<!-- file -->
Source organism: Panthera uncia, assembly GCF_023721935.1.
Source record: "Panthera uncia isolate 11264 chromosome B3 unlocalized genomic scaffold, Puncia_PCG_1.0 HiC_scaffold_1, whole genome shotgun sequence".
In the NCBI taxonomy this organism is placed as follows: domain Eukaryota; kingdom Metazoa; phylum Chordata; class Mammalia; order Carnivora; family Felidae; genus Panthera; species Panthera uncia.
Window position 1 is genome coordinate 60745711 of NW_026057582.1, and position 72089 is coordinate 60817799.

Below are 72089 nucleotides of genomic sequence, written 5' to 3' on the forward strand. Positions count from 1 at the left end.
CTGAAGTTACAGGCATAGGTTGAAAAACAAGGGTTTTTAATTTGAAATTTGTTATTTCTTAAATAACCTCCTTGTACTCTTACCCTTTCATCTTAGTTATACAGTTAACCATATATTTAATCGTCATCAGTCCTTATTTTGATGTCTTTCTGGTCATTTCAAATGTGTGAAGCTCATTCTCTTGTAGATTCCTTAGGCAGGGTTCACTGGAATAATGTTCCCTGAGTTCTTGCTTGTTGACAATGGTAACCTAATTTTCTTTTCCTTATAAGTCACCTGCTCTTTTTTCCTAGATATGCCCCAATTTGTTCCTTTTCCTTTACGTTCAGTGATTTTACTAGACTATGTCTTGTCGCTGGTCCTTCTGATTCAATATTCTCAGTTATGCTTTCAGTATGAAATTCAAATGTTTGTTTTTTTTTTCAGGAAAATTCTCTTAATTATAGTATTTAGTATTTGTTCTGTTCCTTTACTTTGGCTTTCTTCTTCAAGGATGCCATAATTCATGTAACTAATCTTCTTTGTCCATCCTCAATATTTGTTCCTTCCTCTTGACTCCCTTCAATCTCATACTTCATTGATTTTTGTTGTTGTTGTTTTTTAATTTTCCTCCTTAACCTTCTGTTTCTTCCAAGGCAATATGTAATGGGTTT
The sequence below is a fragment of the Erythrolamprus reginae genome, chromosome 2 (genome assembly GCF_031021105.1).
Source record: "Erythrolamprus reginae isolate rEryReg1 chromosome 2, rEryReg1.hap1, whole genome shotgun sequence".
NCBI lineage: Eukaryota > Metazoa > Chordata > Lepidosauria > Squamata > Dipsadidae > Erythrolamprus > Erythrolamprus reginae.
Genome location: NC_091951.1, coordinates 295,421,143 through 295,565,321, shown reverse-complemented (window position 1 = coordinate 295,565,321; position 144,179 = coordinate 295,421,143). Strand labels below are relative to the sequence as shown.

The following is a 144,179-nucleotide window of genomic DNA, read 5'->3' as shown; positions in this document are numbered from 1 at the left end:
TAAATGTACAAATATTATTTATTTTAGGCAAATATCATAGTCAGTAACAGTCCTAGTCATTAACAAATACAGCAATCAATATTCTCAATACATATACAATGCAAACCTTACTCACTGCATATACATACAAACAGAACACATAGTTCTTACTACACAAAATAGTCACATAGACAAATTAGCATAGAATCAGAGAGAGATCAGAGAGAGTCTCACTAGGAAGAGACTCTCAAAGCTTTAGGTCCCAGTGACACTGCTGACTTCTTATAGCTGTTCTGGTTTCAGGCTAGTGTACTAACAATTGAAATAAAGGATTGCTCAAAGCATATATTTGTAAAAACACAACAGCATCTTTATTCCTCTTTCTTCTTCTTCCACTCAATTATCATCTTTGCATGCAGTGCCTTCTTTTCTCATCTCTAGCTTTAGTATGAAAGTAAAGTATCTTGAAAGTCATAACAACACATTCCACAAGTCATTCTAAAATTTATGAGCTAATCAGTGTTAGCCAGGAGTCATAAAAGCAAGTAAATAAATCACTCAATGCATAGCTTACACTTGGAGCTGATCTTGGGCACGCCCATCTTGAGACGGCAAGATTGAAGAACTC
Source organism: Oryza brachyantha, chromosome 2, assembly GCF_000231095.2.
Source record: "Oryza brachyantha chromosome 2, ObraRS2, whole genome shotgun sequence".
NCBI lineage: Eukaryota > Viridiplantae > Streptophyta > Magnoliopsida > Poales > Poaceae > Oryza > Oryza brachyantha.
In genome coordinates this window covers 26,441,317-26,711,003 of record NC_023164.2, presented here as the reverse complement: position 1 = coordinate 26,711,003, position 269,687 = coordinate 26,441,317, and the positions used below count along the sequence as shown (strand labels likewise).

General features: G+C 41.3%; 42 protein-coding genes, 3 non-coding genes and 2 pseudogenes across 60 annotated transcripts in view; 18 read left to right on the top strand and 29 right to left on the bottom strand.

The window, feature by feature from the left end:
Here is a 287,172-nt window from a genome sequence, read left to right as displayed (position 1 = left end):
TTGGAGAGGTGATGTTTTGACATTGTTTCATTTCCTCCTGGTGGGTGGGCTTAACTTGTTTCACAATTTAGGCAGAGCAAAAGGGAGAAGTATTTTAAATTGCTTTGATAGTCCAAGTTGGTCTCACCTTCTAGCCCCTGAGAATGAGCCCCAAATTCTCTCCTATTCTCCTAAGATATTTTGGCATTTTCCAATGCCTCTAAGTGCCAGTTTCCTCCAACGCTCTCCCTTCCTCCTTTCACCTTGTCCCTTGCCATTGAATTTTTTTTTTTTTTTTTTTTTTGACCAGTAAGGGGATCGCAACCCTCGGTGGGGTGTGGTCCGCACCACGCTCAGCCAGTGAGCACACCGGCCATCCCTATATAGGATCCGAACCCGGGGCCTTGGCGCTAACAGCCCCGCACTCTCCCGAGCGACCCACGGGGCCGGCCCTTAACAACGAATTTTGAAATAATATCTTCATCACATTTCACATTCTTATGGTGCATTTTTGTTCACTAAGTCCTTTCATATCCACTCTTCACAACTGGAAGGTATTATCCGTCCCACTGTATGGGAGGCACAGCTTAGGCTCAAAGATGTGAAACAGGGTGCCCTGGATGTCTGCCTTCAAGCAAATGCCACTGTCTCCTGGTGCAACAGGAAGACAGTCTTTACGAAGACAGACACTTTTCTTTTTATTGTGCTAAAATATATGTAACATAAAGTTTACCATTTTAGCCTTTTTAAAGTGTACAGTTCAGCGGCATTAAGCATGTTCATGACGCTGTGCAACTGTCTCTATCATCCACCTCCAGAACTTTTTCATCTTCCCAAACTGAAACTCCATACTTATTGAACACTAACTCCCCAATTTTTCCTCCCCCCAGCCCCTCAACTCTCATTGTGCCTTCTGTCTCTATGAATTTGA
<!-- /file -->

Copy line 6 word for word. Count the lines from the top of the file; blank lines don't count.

CTGAAGTTACAGGCATAGGTTGAAAAACAAGGGTTTTTAATTTGAAATTTGTTATTTCTTAAATAACCTCCTTGTACTCTTACCCTTTCATCTTAGTTATACAGTTAACCATATATTTAATCGTCATCAGTCCTTATTTTGATGTCTTTCTGGTCATTTCAAATGTGTGAAGCTCATTCTCTTGTAGATTCCTTAGGCAGGGTTCACTGGAATAATGTTCCCTGAGTTCTTGCTTGTTGACAATGGTAACCTAATTTTCTTTTCCTTATAAGTCACCTGCTCTTTTTTCCTAGATATGCCCCAATTTGTTCCTTTTCCTTTACGTTCAGTGATTTTACTAGACTATGTCTTGTCGCTGGTCCTTCTGATTCAATATTCTCAGTTATGCTTTCAGTATGAAATTCAAATGTTTGTTTTTTTTTTCAGGAAAATTCTCTTAATTATAGTATTTAGTATTTGTTCTGTTCCTTTACTTTGGCTTTCTTCTTCAAGGATGCCATAATTCATGTAACTAATCTTCTTTGTCCATCCTCAATATTTGTTCCTTCCTCTTGACTCCCTTCAATCTCATACTTCATTGATTTTTGTTGTTGTTGTTTTTTAATTTTCCTCCTTAACCTTCTGTTTCTTCCAAGGCAATATGTAATGGGTTT